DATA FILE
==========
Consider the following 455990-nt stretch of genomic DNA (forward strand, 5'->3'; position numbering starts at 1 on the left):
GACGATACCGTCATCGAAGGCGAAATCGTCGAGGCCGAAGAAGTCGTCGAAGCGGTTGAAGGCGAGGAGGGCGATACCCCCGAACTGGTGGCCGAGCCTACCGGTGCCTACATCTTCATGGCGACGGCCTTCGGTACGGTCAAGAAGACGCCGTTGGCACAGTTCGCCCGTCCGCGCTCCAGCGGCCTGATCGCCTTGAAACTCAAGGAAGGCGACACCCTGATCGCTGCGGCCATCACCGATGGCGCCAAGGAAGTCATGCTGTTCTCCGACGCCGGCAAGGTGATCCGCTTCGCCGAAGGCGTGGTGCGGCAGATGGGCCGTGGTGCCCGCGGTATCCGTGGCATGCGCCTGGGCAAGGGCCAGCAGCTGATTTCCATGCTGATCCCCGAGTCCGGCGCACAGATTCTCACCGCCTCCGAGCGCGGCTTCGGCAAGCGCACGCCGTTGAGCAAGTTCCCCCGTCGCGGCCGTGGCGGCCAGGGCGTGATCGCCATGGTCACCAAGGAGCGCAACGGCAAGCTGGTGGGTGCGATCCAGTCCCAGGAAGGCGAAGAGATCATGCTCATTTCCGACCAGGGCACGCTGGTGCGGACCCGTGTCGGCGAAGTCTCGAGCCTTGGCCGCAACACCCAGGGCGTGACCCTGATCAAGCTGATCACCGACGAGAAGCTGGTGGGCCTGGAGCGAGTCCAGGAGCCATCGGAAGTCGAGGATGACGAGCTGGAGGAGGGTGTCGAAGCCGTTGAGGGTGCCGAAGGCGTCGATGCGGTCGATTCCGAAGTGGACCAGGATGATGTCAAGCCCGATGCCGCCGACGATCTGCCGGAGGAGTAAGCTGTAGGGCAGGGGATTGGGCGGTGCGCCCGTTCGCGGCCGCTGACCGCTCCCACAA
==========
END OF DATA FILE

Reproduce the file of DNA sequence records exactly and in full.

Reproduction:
Consider the following 455990-nt stretch of genomic DNA (forward strand, 5'->3'; position numbering starts at 1 on the left):
GACGATACCGTCATCGAAGGCGAAATCGTCGAGGCCGAAGAAGTCGTCGAAGCGGTTGAAGGCGAGGAGGGCGATACCCCCGAACTGGTGGCCGAGCCTACCGGTGCCTACATCTTCATGGCGACGGCCTTCGGTACGGTCAAGAAGACGCCGTTGGCACAGTTCGCCCGTCCGCGCTCCAGCGGCCTGATCGCCTTGAAACTCAAGGAAGGCGACACCCTGATCGCTGCGGCCATCACCGATGGCGCCAAGGAAGTCATGCTGTTCTCCGACGCCGGCAAGGTGATCCGCTTCGCCGAAGGCGTGGTGCGGCAGATGGGCCGTGGTGCCCGCGGTATCCGTGGCATGCGCCTGGGCAAGGGCCAGCAGCTGATTTCCATGCTGATCCCCGAGTCCGGCGCACAGATTCTCACCGCCTCCGAGCGCGGCTTCGGCAAGCGCACGCCGTTGAGCAAGTTCCCCCGTCGCGGCCGTGGCGGCCAGGGCGTGATCGCCATGGTCACCAAGGAGCGCAACGGCAAGCTGGTGGGTGCGATCCAGTCCCAGGAAGGCGAAGAGATCATGCTCATTTCCGACCAGGGCACGCTGGTGCGGACCCGTGTCGGCGAAGTCTCGAGCCTTGGCCGCAACACCCAGGGCGTGACCCTGATCAAGCTGATCACCGACGAGAAGCTGGTGGGCCTGGAGCGAGTCCAGGAGCCATCGGAAGTCGAGGATGACGAGCTGGAGGAGGGTGTCGAAGCCGTTGAGGGTGCCGAAGGCGTCGATGCGGTCGATTCCGAAGTGGACCAGGATGATGTCAAGCCCGATGCCGCCGACGATCTGCCGGAGGAGTAAGCTGTAGGGCAGGGGATTGGGCGGTGCGCCCGTTCGCGGCCGCTGACCGCTCCCACAA